The Emperor Maximilian I (1459-1519), one of the most famous figures in European history, lived at a time of violent change, which was impressively symbolized in his character and life. He was virtually an embodiment of the spiritual situation of that epoch: a man of medieval, chivalrous ideals, and at the same time a man of the new age in his patronage of science, humanism and the arts.
In 1477 the young Maximilian was married to Maria of Burgundy, the daughter and heiress of Charles the Bold. Burgundy was the last centre of medieval culture. At that most brilliant court in Europe Maximilian became acquainted with the most eminent artists, heard the works of Netherlands composers sung and played by the best musicians of the time. There his love of music developed into profound knowledge, and he gained the experience of music and musicians which he was later to put to such good use in the foundation of his own court musical establishment. This establishment was, deservedly, the object of widespread admiration. The music of Maximilian's court gave the decisive impulse to the dawning musical culture of Germany.
The contrasts of that transitional period are emphasized by a clear distinction between north and south: in Italy, the birthplace of the Renaissance, the spiritual transformation had taken place more completely than in the northern countries. The visual arts had cast off all 'Gothic' (considered at that time to be tantamount to barbaric) forms, had discovered secular impulses. This land was bound to appear to many, especially artists north of the Alps who still lived and worked largely in the spirit and forms of the middle ages, as a shining example. In order to point out the widely differing forms existing at the same time it is sufficient to mention a few of the foremost artists of that period: Adam Kraft, Tilman Riemenschneider, Mathis Nithart, known as Grünewald as representatives of the late Gothic spirit, while Leonardo da Vinci, Michelangelo and Raphael were at work in Italy. Albrecht Dürer, who was closely connected with Maximilian for a time, was the first German artist to make the new ideals his own, following several artistic pilgrimages to Italy. In music the different epochs were less clearly differentiated, but here, too, the two faces of art at that time are distinguishable. The composers of the generation of Isaac and Josquin went a way which led from the rhythmical and tonal diversity of the earlier Netherlands masters to the noble suavity of the classically polyphonic, imitative textures of the 16th century. It is noteworthy that although this change was brought about by Netherlands composers, they were all men who had lived in Italy, the land of the new art.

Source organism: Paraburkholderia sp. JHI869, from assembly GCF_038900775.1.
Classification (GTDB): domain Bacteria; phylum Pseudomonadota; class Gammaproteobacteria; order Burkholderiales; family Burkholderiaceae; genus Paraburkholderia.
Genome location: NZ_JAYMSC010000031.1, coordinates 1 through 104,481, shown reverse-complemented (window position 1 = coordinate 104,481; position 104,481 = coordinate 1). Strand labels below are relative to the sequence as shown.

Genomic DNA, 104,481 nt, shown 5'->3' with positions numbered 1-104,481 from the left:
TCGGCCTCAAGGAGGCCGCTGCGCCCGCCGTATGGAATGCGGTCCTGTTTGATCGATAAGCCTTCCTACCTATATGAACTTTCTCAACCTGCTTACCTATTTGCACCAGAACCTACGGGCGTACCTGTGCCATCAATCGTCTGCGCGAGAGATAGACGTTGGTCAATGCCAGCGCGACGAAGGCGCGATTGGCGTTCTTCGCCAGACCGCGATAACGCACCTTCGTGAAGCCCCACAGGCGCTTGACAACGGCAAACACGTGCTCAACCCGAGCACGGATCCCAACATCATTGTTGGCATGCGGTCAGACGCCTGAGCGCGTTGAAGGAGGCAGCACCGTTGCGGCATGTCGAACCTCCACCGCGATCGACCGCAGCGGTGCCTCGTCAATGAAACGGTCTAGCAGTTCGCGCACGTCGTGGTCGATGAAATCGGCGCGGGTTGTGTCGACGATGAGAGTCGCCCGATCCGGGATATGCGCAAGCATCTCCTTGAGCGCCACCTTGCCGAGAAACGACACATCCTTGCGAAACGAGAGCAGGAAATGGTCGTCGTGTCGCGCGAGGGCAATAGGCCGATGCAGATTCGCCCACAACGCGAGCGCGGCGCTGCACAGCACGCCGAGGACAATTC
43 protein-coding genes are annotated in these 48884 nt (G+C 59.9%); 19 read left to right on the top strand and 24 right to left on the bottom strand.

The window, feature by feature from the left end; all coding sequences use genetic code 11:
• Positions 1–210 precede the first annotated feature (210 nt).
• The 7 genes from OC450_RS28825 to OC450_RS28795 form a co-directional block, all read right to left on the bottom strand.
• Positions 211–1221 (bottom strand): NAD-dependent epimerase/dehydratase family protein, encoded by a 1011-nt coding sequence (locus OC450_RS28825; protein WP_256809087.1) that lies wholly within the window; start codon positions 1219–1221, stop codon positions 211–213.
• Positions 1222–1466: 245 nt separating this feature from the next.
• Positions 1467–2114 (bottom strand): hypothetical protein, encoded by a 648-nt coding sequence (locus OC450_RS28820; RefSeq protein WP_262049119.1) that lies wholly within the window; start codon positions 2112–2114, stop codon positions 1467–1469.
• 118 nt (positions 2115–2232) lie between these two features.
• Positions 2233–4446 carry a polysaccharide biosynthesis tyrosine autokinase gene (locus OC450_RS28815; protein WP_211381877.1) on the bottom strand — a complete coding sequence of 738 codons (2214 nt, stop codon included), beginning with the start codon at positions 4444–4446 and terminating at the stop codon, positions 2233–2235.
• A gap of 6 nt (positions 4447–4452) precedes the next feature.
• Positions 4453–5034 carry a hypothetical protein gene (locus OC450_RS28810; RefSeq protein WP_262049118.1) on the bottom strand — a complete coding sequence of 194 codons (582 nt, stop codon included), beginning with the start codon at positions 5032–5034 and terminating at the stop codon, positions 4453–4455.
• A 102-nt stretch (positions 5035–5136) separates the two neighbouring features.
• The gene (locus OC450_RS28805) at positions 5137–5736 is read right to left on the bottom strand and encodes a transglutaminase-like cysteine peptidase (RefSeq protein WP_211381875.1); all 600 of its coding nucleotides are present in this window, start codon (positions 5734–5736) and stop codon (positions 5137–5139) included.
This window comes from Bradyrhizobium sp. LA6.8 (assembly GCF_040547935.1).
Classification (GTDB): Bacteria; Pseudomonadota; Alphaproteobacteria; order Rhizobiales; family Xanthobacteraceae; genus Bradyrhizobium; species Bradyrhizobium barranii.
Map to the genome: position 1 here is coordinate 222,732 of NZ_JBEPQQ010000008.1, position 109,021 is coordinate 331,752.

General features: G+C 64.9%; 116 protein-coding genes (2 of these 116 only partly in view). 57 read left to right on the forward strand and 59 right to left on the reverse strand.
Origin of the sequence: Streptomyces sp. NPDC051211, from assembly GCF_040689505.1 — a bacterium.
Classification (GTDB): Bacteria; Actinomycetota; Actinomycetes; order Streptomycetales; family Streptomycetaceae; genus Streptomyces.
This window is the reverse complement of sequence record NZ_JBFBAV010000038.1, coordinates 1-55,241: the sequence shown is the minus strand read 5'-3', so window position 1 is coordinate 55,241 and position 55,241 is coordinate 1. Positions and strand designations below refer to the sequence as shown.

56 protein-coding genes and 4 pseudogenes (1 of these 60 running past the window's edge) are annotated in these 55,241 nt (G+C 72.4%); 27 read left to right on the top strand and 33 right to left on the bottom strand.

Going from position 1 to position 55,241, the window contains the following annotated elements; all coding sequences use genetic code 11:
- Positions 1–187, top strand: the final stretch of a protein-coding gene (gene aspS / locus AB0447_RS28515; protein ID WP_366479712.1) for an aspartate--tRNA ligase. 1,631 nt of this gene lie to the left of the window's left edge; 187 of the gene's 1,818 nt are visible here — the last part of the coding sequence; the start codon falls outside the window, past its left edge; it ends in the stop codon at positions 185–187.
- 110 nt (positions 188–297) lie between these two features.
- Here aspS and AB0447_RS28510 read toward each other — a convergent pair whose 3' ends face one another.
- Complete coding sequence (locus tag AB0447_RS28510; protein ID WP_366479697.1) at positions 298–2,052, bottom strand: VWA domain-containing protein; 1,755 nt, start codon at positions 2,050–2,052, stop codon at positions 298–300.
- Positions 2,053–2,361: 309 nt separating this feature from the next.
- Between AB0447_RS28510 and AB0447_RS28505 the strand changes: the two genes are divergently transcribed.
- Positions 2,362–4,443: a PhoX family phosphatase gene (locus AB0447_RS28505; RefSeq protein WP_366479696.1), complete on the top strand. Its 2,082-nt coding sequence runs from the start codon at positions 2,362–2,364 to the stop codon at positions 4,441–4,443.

The outstanding composer of the circle around Maximilian was Heinrich Isaac. The Emperor had engaged this Flemish musician, who had previously been employed at the Medici court in Florence, as his court composer in 1495. Isaac was required to provide compositions, but he was permitted to continue living in Florence, and to keep up his contacts with other patrons. Naturally he had to visit the Imperial court from time to time at the Emperor I 's command. Isaac's musical versatility has often been praised. While he tended towards conservatism in tonal and harmonic respects, favoring harsh fifths and the complex rhythms of the early Netherlands masters, he was highly inventive in matters of form. A great deal of his instrumental music has survived.
The only personal pupil of Isaac known to us was Ludwig Senfl, who came from Zürich. When Isaac died Senfl succeeded him as court composer to Maximilian. While his songs aim at complete euphony, his instrumental pieces, in which he frequently set himself complex contrapuntal tasks, are reminiscent of the harsher tonal world of his teacher.
The Composers (and some others)
- Johannes de Cleve
- Paul Hofhaimer
- Hans Kugelmann
- Heinrich [Henricus] Isaac [Ysaac, Isaak], [Arrigo il Tedesco]
- Jakob Regnart
- Adam Rener
- Arnolt Schlick
- Ludwig Senfl
- Jacobus Vaet
Poetry and Prose
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